Well established as a leading defensive coach in the NBA, it came as little surprise that Thibodeau's influence was most clearly seen on that end of the floor. The Knicks had given up 112.3 points per game in 2019-20, ranking 18th in scoring defense. That improved to a league-best 104.7 last season.

 

On offense, though, Randle's ascension to All-Star selection and the fringes of the MVP debate made all the difference. The former Kentucky forward joined New York for the 2019-20 season and contributed 19.5 points per game – his total of 1,248 making up a team-high 17.9 per cent of the Knicks' points. Marcus Morris Sr (12.0 per cent) was the next most influential Knick despite leaving for the Los Angeles Clippers after 43 games.

Pessimism at that stage was understandable. Randle had also scored the most points on his previous teams across the prior two years – the pre-LeBron James Los Angeles Lakers and a New Orleans Pelicans outfit Anthony Davis decided was not worth sticking around for – and neither of those came close to making the playoffs. It was a miserable trend that seemed certain to continue.

However, Randle was determined not to let that happen and put in the work to improve his game heading into the new season, focusing particularly on his three-point shooting. "Obviously, the big thing was the three," Thibodeau said in May. "It stood out right away during the summer, but you're in the gym where there's no defenders. It looked a lot better coming off his hand, the arc was better, and he looked real comfortable with it." The Knicks' leading scorer went from shooting 27.7 per cent from three the previous year to 41.1.

Randle's free-throw percentage also improved by nearly eight points to 81.1 per cent. "I thought he would have a good year, but I didn't see this level," his coach added.

While Randle's increased output (24.1 points per game) saw him supply 22.2 per cent of his team's points – ranking sixth in the league in that sense – and his usage rate rose to 29.3 per cent, he also provoked better performances from his team-mates.

"That was a big concern, the three-point shooting for our team," said Thibodeau. "Not only for Julius, but that was huge for him and our team. All the other guys put in the extra time as well. Julius set the tone for that. You see him work on it every day. He's in early, he stays late. He comes back at night, and we have a number of guys that do that. If you put the time into it, usually you’ll get a good result."

No team improved their accuracy from beyond the arc as dramatically as the Knicks, up from 33.7 to 39.2 per cent.

With increased options around him – including RJ Barrett shooting 44.1 per cent from the field and 40.1 per cent from three in his second year – Randle also had a career-high 6.0 assists per game. Of his 427 assists, 115 were for Barrett and 117 for Reggie Bullock. Considering he was assisted by Barrett on 68 occasions and then a further 55 from Elfrid Payton, Randle was involved in the Knicks' four most common assist-scorer combinations.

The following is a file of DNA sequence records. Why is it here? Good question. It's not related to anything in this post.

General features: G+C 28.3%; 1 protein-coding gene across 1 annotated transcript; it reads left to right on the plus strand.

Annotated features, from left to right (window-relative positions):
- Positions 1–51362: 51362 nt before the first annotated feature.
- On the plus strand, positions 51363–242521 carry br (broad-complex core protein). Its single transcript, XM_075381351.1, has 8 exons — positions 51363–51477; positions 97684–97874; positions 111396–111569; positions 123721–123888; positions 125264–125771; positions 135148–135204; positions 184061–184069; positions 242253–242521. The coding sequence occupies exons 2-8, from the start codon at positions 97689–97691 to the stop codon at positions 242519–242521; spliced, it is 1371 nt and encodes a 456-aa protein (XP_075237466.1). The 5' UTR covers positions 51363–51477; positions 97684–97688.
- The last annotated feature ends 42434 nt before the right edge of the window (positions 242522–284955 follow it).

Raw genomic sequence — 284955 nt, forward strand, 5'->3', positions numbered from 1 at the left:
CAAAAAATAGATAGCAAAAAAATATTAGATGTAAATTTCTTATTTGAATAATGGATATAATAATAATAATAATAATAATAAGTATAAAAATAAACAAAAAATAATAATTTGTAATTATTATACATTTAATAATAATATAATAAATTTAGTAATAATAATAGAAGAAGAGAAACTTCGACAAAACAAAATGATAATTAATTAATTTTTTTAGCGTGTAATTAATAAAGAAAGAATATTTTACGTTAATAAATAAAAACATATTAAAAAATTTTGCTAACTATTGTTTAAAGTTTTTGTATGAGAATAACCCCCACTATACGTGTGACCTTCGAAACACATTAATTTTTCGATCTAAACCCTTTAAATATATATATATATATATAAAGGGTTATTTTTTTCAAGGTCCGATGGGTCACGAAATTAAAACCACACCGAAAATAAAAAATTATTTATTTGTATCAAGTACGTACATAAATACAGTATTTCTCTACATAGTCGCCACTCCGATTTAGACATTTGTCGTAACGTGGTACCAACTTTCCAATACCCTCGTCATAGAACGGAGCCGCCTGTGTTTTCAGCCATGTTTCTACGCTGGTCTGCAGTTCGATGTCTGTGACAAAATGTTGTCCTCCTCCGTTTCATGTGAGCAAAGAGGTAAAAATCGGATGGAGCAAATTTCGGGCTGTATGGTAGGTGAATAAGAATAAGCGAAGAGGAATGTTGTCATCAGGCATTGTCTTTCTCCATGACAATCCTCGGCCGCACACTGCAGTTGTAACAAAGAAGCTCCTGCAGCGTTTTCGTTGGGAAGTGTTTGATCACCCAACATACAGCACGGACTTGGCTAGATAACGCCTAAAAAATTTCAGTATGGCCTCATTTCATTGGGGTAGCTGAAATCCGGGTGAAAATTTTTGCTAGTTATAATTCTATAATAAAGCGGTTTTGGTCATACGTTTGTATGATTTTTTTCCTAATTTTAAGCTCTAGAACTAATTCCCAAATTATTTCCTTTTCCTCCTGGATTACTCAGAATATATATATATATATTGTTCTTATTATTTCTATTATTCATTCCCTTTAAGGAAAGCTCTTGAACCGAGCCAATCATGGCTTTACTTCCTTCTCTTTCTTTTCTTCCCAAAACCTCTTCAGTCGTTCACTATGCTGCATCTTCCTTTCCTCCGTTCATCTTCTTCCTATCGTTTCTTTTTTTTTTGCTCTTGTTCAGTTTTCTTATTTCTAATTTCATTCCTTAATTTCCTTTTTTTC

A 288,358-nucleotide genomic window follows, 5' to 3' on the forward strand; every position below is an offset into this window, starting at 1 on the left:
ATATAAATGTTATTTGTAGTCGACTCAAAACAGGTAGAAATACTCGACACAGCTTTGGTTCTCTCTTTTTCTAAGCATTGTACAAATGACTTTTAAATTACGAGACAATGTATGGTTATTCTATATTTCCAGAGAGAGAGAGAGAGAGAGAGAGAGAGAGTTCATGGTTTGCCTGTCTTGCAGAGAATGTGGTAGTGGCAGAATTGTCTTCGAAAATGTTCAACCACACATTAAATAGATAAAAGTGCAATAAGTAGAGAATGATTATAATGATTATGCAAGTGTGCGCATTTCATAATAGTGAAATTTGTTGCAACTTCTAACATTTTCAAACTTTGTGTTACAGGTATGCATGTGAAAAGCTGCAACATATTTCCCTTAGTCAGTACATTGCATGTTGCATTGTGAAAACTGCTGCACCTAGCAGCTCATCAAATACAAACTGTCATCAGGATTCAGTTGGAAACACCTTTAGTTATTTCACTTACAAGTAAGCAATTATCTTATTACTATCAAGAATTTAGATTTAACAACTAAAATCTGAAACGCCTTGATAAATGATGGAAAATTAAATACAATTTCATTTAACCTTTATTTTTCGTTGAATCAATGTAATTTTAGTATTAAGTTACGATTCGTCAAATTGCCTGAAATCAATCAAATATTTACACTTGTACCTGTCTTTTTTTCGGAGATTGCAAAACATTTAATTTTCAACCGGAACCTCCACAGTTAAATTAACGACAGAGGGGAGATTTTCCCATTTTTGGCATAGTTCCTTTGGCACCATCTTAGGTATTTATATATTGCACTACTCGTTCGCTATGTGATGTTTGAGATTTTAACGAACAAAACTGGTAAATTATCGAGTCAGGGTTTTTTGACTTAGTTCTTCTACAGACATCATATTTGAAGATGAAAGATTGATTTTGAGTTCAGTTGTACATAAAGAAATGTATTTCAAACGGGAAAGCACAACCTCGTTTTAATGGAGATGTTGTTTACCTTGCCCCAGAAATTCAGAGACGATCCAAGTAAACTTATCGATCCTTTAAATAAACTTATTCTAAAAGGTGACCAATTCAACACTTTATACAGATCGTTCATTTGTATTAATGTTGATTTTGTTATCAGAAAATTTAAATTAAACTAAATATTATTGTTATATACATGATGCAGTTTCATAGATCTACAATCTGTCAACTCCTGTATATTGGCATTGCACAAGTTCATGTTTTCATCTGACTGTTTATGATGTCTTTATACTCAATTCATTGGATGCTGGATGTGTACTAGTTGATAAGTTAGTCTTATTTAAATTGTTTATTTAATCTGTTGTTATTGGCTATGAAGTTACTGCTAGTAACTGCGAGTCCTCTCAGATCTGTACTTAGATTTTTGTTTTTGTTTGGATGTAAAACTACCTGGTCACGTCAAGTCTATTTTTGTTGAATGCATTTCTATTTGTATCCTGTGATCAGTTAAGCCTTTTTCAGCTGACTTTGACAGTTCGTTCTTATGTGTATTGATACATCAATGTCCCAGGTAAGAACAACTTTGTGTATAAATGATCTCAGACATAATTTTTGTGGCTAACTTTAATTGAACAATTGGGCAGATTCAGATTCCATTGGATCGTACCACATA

Following a narrow late-season defeat to the Lakers, Davis said of his former Pelicans team-mate: "I think he's an MVP candidate, he for sure should win Most Improved, what he's doing, got this team in the playoffs right now for a team who hadn't been in the playoffs for a while. He's playing his a** off and you can do nothing but respect him."

Julius just too important?

Of course, this reliance on Randle is all well and good so long as the former seventh overall pick is delivering. Worryingly, though, a debut postseason series prompted an apparent regression to the mean – or worse.

Although that three-point practice kept his shooting from dipping below 33.3 per cent from beyond the arc, Randle slumped to an alarming career low from the midrange, a miserable 14.7 per cent. He was also 44.4 per cent at the rim as the Knicks struggled to get points in the paint – Hawks center Clint Capela averaged a double-double for the series, his 13.4 rebounds including 10.4 on the defensive end – and ended up with just 18.0 points per game in 36.0 minutes, even as the usage rate ramped up even further to 31.8 per cent.

No team can afford for their superstar to go missing in the playoffs. Randle had posted 28, 44 and 40 in three wins over the Hawks in the regular season, but he was swiftly stifled in round one. Meanwhile, Trae Young, revelling in the role of villain in New York, established himself as one of the league's most exciting scorers.

Young's 29.2 points against the Knicks set the standard for his postseason as a whole, the Hawks beating the Philadelphia 76ers and only losing to the Milwaukee Bucks after their point guard was injured, having repeatedly risen to the occasion. The contrast with Randle was stark.